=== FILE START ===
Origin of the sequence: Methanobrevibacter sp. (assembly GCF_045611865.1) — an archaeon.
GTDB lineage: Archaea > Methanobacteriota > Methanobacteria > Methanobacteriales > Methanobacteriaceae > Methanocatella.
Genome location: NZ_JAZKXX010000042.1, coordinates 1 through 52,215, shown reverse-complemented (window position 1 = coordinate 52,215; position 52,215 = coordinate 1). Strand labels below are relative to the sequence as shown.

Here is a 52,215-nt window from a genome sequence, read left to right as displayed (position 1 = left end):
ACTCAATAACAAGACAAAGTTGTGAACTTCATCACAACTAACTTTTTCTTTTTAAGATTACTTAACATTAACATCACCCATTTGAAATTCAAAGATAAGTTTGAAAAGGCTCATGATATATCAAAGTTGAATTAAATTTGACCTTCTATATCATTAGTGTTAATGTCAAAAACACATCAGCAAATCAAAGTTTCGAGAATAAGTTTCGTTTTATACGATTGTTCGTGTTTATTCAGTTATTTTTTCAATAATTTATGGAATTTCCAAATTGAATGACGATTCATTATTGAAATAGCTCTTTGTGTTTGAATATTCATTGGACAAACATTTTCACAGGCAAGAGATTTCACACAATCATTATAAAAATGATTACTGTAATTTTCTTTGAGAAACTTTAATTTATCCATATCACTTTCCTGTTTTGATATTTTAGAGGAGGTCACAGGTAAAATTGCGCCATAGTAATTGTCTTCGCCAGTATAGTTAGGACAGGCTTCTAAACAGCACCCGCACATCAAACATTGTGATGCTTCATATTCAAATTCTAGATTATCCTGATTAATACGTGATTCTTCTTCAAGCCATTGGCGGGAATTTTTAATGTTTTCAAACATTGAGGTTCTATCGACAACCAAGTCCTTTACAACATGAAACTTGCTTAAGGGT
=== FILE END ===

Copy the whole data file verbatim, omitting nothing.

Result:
Origin of the sequence: Methanobrevibacter sp. (assembly GCF_045611865.1) — an archaeon.
GTDB lineage: Archaea > Methanobacteriota > Methanobacteria > Methanobacteriales > Methanobacteriaceae > Methanocatella.
Genome location: NZ_JAZKXX010000042.1, coordinates 1 through 52,215, shown reverse-complemented (window position 1 = coordinate 52,215; position 52,215 = coordinate 1). Strand labels below are relative to the sequence as shown.

Here is a 52,215-nt window from a genome sequence, read left to right as displayed (position 1 = left end):
ACTCAATAACAAGACAAAGTTGTGAACTTCATCACAACTAACTTTTTCTTTTTAAGATTACTTAACATTAACATCACCCATTTGAAATTCAAAGATAAGTTTGAAAAGGCTCATGATATATCAAAGTTGAATTAAATTTGACCTTCTATATCATTAGTGTTAATGTCAAAAACACATCAGCAAATCAAAGTTTCGAGAATAAGTTTCGTTTTATACGATTGTTCGTGTTTATTCAGTTATTTTTTCAATAATTTATGGAATTTCCAAATTGAATGACGATTCATTATTGAAATAGCTCTTTGTGTTTGAATATTCATTGGACAAACATTTTCACAGGCAAGAGATTTCACACAATCATTATAAAAATGATTACTGTAATTTTCTTTGAGAAACTTTAATTTATCCATATCACTTTCCTGTTTTGATATTTTAGAGGAGGTCACAGGTAAAATTGCGCCATAGTAATTGTCTTCGCCAGTATAGTTAGGACAGGCTTCTAAACAGCACCCGCACATCAAACATTGTGATGCTTCATATTCAAATTCTAGATTATCCTGATTAATACGTGATTCTTCTTCAAGCCATTGGCGGGAATTTTTAATGTTTTCAAACATTGAGGTTCTATCGACAACCAAGTCCTTTACAACATGAAACTTGCTTAAGGGT